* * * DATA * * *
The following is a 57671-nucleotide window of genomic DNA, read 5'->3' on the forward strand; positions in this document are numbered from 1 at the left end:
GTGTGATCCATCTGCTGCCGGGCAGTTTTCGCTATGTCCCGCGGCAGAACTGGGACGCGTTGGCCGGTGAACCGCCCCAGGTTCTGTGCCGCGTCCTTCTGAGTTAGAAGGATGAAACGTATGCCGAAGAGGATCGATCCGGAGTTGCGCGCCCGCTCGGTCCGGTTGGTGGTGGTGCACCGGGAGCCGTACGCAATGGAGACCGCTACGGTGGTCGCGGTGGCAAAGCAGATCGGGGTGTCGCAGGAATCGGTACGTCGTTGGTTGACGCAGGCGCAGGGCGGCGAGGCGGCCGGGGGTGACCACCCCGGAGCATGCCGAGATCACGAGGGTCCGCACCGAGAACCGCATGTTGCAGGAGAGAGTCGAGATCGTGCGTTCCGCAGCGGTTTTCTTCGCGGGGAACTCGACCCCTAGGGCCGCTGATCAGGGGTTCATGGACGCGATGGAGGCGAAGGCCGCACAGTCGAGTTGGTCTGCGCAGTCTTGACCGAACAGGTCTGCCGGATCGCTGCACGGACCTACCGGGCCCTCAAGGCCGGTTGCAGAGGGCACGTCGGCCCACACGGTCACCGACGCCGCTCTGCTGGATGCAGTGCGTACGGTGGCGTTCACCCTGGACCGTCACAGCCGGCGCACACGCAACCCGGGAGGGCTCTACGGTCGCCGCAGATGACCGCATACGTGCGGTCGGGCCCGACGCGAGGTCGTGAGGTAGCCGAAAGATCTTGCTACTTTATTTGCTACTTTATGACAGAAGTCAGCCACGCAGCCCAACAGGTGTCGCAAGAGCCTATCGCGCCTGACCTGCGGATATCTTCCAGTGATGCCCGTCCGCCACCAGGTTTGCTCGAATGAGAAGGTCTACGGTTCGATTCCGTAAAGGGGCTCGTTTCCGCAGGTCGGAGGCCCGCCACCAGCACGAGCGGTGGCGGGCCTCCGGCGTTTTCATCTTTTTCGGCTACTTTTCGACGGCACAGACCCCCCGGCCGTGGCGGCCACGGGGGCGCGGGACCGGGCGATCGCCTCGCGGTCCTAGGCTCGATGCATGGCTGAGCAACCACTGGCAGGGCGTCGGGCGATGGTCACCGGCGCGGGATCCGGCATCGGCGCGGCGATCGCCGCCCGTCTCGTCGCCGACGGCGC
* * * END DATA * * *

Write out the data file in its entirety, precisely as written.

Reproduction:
The following is a 57671-nucleotide window of genomic DNA, read 5'->3' on the forward strand; positions in this document are numbered from 1 at the left end:
GTGTGATCCATCTGCTGCCGGGCAGTTTTCGCTATGTCCCGCGGCAGAACTGGGACGCGTTGGCCGGTGAACCGCCCCAGGTTCTGTGCCGCGTCCTTCTGAGTTAGAAGGATGAAACGTATGCCGAAGAGGATCGATCCGGAGTTGCGCGCCCGCTCGGTCCGGTTGGTGGTGGTGCACCGGGAGCCGTACGCAATGGAGACCGCTACGGTGGTCGCGGTGGCAAAGCAGATCGGGGTGTCGCAGGAATCGGTACGTCGTTGGTTGACGCAGGCGCAGGGCGGCGAGGCGGCCGGGGGTGACCACCCCGGAGCATGCCGAGATCACGAGGGTCCGCACCGAGAACCGCATGTTGCAGGAGAGAGTCGAGATCGTGCGTTCCGCAGCGGTTTTCTTCGCGGGGAACTCGACCCCTAGGGCCGCTGATCAGGGGTTCATGGACGCGATGGAGGCGAAGGCCGCACAGTCGAGTTGGTCTGCGCAGTCTTGACCGAACAGGTCTGCCGGATCGCTGCACGGACCTACCGGGCCCTCAAGGCCGGTTGCAGAGGGCACGTCGGCCCACACGGTCACCGACGCCGCTCTGCTGGATGCAGTGCGTACGGTGGCGTTCACCCTGGACCGTCACAGCCGGCGCACACGCAACCCGGGAGGGCTCTACGGTCGCCGCAGATGACCGCATACGTGCGGTCGGGCCCGACGCGAGGTCGTGAGGTAGCCGAAAGATCTTGCTACTTTATTTGCTACTTTATGACAGAAGTCAGCCACGCAGCCCAACAGGTGTCGCAAGAGCCTATCGCGCCTGACCTGCGGATATCTTCCAGTGATGCCCGTCCGCCACCAGGTTTGCTCGAATGAGAAGGTCTACGGTTCGATTCCGTAAAGGGGCTCGTTTCCGCAGGTCGGAGGCCCGCCACCAGCACGAGCGGTGGCGGGCCTCCGGCGTTTTCATCTTTTTCGGCTACTTTTCGACGGCACAGACCCCCCGGCCGTGGCGGCCACGGGGGCGCGGGACCGGGCGATCGCCTCGCGGTCCTAGGCTCGATGCATGGCTGAGCAACCACTGGCAGGGCGTCGGGCGATGGTCACCGGCGCGGGATCCGGCATCGGCGCGGCGATCGCCGCCCGTCTCGTCGCCGACGGCGC